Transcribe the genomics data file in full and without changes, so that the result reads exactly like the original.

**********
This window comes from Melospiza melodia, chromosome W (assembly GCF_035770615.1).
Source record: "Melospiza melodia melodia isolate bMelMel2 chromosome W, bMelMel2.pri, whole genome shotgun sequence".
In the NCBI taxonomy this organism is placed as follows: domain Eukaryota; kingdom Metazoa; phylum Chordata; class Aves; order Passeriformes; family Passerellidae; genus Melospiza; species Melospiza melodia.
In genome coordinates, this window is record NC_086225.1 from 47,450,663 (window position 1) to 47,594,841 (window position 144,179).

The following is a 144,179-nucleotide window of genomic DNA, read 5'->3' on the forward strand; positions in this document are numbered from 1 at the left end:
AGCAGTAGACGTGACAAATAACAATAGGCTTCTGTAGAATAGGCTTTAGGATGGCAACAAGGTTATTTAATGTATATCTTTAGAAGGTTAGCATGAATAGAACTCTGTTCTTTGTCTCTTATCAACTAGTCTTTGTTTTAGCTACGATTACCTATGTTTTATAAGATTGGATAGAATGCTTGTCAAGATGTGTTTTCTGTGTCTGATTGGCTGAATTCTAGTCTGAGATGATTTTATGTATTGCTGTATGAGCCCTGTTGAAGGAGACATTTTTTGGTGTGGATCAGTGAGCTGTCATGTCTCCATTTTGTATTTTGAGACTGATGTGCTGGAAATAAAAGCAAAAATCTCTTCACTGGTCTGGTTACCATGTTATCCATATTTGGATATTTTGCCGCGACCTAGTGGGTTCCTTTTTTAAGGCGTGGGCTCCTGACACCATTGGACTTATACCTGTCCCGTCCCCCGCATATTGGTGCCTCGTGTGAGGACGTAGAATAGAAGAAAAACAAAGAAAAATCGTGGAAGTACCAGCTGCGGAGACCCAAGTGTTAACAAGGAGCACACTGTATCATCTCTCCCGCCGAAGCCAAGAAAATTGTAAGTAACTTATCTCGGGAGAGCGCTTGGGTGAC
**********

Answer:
This window comes from Melospiza melodia, chromosome W (assembly GCF_035770615.1).
Source record: "Melospiza melodia melodia isolate bMelMel2 chromosome W, bMelMel2.pri, whole genome shotgun sequence".
In the NCBI taxonomy this organism is placed as follows: domain Eukaryota; kingdom Metazoa; phylum Chordata; class Aves; order Passeriformes; family Passerellidae; genus Melospiza; species Melospiza melodia.
In genome coordinates, this window is record NC_086225.1 from 47,450,663 (window position 1) to 47,594,841 (window position 144,179).

The following is a 144,179-nucleotide window of genomic DNA, read 5'->3' on the forward strand; positions in this document are numbered from 1 at the left end:
AGCAGTAGACGTGACAAATAACAATAGGCTTCTGTAGAATAGGCTTTAGGATGGCAACAAGGTTATTTAATGTATATCTTTAGAAGGTTAGCATGAATAGAACTCTGTTCTTTGTCTCTTATCAACTAGTCTTTGTTTTAGCTACGATTACCTATGTTTTATAAGATTGGATAGAATGCTTGTCAAGATGTGTTTTCTGTGTCTGATTGGCTGAATTCTAGTCTGAGATGATTTTATGTATTGCTGTATGAGCCCTGTTGAAGGAGACATTTTTTGGTGTGGATCAGTGAGCTGTCATGTCTCCATTTTGTATTTTGAGACTGATGTGCTGGAAATAAAAGCAAAAATCTCTTCACTGGTCTGGTTACCATGTTATCCATATTTGGATATTTTGCCGCGACCTAGTGGGTTCCTTTTTTAAGGCGTGGGCTCCTGACACCATTGGACTTATACCTGTCCCGTCCCCCGCATATTGGTGCCTCGTGTGAGGACGTAGAATAGAAGAAAAACAAAGAAAAATCGTGGAAGTACCAGCTGCGGAGACCCAAGTGTTAACAAGGAGCACACTGTATCATCTCTCCCGCCGAAGCCAAGAAAATTGTAAGTAACTTATCTCGGGAGAGCGCTTGGGTGAC